Radio Alice has won several awards and prizes at movie festivals all over Europe, including the Marcello Mastroianni Award for the Best Young Actors at the 2004 Venice Film Festival and the First Prize at the 2005 Festival de Cinema Politic in Barcelona, Spain.


Manituana is the latest of Wu Ming's collectively authored novels. It was written in the 2003-07 period and published in Italy in 2007. It is the first episode of an 18th-century pan-Atlantic trilogy which the authors call "the Atlantic Triptych". All novels will be set in the 1770s, all across the Atlantic Ocean (North America, Europe, the West Indies and Africa), before and during the American Revolution.

In the springtime of 2007, Manituana reached #4 in the Italian best-seller charts[8] The English translation was published in the UK and the US by Verso Books in the Fall of 2009.

In an entry on their weblog, Wu Ming wrote that

Manituana was written between 2003 and 2007, and it soaked up all the tensions of that period: S11, the Neoconservative hegemony on US foreign policy, the lies on Saddam allegedly keeping weapons of mass destruction hidden in the desert, the wars in Afghanistan and Iraq, George W. Bush winning his second term thanks to the Christian right in 2004, Silvio Burlesquoni conquering the hearts and minds of the majority of Italians etc.[9]

The novel is set in the years 1775-1783 in New York's Mohawk Valley, Quebec and London (UK). Among the many real historical chapters that populate the book, the most important ones are Joseph Brant, war chief of the Mohawk nation, and Molly Brant, a matron of the Wolf clan in the Iroquois Six Nations.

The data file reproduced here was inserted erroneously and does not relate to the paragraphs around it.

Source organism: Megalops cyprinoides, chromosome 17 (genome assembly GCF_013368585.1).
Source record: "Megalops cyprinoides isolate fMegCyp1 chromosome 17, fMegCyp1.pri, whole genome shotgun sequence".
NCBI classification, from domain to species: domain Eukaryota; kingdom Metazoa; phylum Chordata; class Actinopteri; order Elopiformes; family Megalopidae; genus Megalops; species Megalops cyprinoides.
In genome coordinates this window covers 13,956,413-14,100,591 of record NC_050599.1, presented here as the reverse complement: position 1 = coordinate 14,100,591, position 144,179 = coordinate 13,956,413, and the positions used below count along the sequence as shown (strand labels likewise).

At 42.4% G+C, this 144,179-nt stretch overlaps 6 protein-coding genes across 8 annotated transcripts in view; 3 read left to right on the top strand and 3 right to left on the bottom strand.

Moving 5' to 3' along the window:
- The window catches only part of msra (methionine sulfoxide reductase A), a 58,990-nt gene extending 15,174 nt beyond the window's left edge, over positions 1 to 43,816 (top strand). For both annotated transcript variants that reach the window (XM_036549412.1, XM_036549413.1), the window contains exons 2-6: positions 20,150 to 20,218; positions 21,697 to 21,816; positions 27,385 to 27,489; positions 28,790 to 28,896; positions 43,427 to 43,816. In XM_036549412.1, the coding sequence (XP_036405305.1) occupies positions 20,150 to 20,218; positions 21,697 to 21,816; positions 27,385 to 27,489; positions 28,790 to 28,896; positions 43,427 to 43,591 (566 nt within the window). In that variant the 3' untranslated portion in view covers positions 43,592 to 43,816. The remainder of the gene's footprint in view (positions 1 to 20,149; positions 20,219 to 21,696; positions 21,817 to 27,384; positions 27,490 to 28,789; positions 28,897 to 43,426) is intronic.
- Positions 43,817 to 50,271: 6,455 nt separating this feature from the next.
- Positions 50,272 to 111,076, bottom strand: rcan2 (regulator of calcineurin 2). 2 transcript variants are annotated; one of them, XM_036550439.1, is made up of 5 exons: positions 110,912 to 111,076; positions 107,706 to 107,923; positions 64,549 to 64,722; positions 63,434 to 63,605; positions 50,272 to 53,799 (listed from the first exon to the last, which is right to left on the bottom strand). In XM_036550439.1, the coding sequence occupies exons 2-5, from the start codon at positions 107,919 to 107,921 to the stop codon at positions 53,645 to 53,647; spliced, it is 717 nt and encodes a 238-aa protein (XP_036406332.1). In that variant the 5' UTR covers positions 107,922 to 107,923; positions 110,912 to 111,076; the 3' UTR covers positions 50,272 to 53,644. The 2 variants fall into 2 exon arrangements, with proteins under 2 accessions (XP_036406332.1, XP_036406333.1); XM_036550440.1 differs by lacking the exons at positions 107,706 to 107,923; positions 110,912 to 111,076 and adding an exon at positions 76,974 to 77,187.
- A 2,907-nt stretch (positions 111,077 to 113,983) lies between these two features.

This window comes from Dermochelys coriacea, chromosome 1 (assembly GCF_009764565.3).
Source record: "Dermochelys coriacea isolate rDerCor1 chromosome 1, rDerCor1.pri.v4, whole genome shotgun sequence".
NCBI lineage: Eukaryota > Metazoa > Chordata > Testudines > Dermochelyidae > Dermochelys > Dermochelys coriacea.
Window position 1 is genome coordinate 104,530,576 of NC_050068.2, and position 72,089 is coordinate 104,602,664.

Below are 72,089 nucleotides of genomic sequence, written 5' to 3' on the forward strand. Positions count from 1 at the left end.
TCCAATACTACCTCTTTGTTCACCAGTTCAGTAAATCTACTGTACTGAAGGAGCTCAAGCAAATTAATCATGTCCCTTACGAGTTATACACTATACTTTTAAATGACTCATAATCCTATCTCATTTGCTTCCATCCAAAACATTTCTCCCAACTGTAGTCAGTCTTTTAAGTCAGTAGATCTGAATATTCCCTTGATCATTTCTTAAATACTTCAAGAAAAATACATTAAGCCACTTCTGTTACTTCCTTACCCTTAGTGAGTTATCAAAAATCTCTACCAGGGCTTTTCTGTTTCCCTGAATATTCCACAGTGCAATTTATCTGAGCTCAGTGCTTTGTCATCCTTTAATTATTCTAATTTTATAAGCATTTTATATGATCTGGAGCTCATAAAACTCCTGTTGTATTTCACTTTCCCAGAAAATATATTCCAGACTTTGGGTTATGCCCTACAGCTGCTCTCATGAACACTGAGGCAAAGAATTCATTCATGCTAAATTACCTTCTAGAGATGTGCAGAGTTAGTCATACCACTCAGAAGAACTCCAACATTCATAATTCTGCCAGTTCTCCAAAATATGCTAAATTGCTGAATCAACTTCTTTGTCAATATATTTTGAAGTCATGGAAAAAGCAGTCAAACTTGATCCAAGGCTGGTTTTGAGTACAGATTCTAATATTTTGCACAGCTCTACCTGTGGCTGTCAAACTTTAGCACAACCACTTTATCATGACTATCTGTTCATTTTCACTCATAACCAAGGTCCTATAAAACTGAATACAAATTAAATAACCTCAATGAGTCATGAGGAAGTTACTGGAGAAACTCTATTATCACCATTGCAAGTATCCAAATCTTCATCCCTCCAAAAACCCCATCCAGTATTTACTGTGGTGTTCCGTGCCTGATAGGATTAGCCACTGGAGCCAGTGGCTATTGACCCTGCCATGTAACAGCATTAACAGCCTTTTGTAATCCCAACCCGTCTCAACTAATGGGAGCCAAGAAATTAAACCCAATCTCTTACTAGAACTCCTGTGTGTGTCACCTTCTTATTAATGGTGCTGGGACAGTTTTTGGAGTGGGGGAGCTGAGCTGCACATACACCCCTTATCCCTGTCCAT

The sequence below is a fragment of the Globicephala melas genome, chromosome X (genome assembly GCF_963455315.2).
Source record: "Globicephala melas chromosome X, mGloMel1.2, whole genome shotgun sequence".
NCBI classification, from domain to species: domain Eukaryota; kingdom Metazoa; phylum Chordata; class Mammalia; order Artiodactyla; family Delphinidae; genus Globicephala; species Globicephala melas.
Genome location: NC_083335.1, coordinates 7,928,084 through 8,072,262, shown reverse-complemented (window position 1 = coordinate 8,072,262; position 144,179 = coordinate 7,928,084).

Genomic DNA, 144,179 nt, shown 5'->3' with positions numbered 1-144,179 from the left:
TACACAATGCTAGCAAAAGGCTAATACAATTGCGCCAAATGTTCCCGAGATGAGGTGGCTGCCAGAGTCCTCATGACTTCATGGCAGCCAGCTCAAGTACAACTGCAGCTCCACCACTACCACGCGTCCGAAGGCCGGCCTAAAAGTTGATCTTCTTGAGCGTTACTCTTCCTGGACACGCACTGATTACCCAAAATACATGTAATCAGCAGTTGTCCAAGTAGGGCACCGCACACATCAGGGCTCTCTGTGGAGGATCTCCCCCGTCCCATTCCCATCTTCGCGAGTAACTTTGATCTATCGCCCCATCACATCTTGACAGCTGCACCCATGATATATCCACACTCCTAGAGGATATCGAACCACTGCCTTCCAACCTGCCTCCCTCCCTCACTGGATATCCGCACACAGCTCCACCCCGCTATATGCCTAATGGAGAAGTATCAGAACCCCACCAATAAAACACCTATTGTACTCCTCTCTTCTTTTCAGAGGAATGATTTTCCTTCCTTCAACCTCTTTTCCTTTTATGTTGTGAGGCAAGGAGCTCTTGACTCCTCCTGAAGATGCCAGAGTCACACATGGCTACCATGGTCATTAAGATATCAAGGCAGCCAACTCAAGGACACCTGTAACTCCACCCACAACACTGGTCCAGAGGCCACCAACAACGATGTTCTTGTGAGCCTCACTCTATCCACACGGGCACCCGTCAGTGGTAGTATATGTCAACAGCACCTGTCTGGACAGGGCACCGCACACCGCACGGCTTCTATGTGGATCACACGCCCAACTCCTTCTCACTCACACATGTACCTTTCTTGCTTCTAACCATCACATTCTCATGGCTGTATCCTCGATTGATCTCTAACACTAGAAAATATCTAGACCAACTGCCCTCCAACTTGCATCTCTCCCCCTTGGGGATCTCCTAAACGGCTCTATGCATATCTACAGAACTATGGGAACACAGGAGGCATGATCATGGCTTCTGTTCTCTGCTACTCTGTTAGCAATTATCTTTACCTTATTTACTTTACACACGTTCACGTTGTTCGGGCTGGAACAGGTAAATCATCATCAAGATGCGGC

In Italy Manituana was awarded the Premio Sergio Leone 2007 and the Premio Emilio Salgari 2008.

Manituana was published in English in October 2009, by Verso Books.

Return to Q

In May 2009 Wu Ming announced that they had almost finished writing a new book, entitled Altai, set "in [their debut novel] Q's world and historical continuum". It will be published in Italy on the 20th november 2009. "After this accomplisment", they wrote, "we’ll go back to the Atlantic Triptych."[10]

The solo novels

Starting from 2001, each individual member of Wu Ming also authored one or more "solo" novels. Some of them have been translated into other languages, but not yet in English.

Wu Ming 1 is the author of New Thing (2004), an " unidentified narrative object" blending fiction, journalism and free verse. It is an allegorical tale on free jazz and the 1960's, set in 1967 New York City and constructed around John Coltrane's final days. The French newspaper Le Monde described the book as "a choral novel, an inquiry, and a political jam-session loaded with syncopated poetry".[11]